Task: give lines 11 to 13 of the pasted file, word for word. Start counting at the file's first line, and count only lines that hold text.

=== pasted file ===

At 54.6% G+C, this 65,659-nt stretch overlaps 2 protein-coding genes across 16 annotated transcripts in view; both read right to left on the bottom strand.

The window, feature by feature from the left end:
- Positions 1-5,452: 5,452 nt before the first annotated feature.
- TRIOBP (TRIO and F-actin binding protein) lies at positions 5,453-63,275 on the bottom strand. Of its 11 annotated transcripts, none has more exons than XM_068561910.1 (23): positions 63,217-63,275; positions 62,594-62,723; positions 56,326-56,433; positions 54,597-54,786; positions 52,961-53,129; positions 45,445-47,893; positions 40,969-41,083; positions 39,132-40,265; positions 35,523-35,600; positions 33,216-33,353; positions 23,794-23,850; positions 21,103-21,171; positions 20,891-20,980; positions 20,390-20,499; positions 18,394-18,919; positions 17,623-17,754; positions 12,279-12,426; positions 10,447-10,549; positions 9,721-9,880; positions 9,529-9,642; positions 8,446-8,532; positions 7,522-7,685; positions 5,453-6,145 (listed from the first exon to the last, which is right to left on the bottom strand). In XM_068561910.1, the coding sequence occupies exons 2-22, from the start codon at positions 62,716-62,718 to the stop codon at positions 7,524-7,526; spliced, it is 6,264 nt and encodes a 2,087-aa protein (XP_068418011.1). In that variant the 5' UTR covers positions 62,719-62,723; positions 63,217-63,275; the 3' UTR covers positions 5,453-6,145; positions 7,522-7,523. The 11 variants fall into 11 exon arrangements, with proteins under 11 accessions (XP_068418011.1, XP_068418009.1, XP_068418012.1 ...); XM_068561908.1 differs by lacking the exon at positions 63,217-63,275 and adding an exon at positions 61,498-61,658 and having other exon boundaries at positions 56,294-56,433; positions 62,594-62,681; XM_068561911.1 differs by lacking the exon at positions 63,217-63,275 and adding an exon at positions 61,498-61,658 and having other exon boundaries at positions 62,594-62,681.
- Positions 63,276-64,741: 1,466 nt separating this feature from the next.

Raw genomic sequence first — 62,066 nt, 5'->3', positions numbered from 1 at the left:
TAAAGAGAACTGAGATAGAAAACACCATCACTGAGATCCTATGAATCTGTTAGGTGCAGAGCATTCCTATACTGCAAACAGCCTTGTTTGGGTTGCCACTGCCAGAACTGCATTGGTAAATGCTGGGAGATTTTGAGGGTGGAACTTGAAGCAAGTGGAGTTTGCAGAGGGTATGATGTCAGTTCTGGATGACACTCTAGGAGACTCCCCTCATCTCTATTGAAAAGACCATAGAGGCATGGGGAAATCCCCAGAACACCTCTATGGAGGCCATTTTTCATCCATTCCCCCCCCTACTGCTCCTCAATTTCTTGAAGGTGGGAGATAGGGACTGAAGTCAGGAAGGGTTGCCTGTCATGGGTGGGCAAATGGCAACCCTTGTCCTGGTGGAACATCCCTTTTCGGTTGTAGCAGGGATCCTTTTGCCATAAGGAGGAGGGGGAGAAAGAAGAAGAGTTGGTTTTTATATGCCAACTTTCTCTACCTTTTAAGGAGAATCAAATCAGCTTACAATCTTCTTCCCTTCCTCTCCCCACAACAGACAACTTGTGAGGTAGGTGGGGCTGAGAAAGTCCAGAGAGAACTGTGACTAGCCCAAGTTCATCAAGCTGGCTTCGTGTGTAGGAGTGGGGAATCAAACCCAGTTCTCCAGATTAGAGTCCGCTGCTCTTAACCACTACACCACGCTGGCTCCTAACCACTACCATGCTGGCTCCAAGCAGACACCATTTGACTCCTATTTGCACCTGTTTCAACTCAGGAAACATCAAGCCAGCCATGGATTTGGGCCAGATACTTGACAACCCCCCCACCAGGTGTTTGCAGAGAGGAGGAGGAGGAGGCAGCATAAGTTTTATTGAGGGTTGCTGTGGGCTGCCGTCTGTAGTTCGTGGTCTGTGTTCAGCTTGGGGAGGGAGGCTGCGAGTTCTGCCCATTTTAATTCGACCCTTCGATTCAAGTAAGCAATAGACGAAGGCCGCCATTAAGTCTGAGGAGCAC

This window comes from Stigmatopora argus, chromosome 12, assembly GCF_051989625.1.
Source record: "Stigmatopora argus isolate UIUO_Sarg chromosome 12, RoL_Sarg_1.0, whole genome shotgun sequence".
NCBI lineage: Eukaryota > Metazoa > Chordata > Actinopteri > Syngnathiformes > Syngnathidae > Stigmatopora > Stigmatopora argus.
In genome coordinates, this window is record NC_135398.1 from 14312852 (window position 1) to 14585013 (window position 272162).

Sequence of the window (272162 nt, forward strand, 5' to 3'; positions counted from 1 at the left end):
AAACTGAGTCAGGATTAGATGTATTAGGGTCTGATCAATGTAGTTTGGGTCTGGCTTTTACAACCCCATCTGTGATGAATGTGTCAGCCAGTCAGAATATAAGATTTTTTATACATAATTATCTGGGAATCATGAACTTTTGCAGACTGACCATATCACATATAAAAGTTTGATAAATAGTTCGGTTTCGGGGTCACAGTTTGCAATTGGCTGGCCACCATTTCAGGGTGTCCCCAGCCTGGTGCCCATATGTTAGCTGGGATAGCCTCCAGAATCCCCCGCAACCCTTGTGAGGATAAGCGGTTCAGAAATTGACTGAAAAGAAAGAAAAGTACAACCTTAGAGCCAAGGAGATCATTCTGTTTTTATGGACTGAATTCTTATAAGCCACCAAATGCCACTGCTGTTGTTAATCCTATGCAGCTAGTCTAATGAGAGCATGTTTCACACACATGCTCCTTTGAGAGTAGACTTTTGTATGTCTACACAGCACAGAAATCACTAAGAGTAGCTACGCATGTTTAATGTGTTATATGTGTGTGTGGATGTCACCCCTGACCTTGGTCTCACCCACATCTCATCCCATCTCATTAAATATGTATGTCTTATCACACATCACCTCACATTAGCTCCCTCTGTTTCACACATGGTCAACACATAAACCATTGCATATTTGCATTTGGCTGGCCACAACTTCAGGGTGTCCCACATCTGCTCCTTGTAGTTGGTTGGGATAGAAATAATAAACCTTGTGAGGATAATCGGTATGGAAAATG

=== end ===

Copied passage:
In genome coordinates, this window is record NC_135398.1 from 14312852 (window position 1) to 14585013 (window position 272162).

Sequence of the window (272162 nt, forward strand, 5' to 3'; positions counted from 1 at the left end):
AAACTGAGTCAGGATTAGATGTATTAGGGTCTGATCAATGTAGTTTGGGTCTGGCTTTTACAACCCCATCTGTGATGAATGTGTCAGCCAGTCAGAATATAAGATTTTTTATACATAATTATCTGGGAATCATGAACTTTTGCAGACTGACCATATCACATATAAAAGTTTGATAAATAGTTCGGTTTCGGGGTCACAGTTTGCAATTGGCTGGCCACCATTTCAGGGTGTCCCCAGCCTGGTGCCCATATGTTAGCTGGGATAGCCTCCAGAATCCCCCGCAACCCTTGTGAGGATAAGCGGTTCAGAAATTGACTGAAAAGAAAGAAAAGTACAACCTTAGAGCCAAGGAGATCATTCTGTTTTTATGGACTGAATTCTTATAAGCCACCAAATGCCACTGCTGTTGTTAATCCTATGCAGCTAGTCTAATGAGAGCATGTTTCACACACATGCTCCTTTGAGAGTAGACTTTTGTATGTCTACACAGCACAGAAATCACTAAGAGTAGCTACGCATGTTTAATGTGTTATATGTGTGTGTGGATGTCACCCCTGACCTTGGTCTCACCCACATCTCATCCCATCTCATTAAATATGTATGTCTTATCACACATCACCTCACATTAGCTCCCTCTGTTTCACACATGGTCAACACATAAACCATTGCATATTTGCATTTGGCTGGCCACAACTTCAGGGTGTCCCACATCTGCTCCTTGTAGTTGGTTGGGATAGAAATAATAAACCTTGTGAGGATAATCGGTATGGAAAATG